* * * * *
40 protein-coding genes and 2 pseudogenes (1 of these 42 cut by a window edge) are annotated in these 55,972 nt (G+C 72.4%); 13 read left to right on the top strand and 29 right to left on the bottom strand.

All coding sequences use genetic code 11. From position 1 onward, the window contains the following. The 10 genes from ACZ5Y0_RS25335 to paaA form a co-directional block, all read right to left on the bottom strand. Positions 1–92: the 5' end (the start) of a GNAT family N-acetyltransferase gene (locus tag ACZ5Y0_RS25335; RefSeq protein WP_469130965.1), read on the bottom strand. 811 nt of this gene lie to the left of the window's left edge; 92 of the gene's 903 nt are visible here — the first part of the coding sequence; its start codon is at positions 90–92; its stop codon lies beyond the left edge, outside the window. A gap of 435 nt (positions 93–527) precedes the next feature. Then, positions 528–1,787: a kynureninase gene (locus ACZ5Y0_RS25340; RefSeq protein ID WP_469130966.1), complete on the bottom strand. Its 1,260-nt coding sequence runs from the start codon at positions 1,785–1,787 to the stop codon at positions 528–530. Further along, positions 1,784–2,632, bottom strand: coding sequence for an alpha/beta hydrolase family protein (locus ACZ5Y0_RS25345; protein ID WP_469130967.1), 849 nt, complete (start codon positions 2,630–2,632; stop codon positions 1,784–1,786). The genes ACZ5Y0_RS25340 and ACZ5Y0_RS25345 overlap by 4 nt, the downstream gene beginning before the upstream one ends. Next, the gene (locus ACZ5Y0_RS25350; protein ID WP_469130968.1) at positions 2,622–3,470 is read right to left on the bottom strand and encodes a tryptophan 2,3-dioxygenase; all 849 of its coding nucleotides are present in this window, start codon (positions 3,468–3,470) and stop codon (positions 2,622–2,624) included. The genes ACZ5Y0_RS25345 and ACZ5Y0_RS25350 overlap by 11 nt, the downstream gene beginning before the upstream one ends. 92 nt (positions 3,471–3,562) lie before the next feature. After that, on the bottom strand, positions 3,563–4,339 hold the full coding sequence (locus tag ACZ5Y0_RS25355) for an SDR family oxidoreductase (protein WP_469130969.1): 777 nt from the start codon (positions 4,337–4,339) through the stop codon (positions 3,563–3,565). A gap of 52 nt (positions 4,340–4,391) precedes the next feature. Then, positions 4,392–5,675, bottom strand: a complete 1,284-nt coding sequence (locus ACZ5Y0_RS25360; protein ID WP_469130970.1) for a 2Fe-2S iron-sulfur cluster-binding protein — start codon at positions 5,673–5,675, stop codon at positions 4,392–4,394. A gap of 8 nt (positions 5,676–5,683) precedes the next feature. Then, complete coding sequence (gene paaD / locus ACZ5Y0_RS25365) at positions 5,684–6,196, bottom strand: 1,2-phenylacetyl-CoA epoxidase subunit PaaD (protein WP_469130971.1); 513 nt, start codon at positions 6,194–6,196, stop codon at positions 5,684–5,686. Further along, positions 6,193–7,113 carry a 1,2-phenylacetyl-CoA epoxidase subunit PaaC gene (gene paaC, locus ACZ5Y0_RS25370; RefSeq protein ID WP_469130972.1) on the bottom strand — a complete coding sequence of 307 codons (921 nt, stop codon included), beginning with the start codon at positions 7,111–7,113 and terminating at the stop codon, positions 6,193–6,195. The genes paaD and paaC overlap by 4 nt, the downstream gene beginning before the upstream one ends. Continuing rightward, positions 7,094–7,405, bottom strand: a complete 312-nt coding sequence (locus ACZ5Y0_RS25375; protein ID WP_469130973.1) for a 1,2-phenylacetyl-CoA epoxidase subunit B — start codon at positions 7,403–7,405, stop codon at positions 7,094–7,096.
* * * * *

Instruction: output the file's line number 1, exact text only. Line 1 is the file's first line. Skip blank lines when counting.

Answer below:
40 protein-coding genes and 2 pseudogenes (1 of these 42 cut by a window edge) are annotated in these 55,972 nt (G+C 72.4%); 13 read left to right on the top strand and 29 right to left on the bottom strand.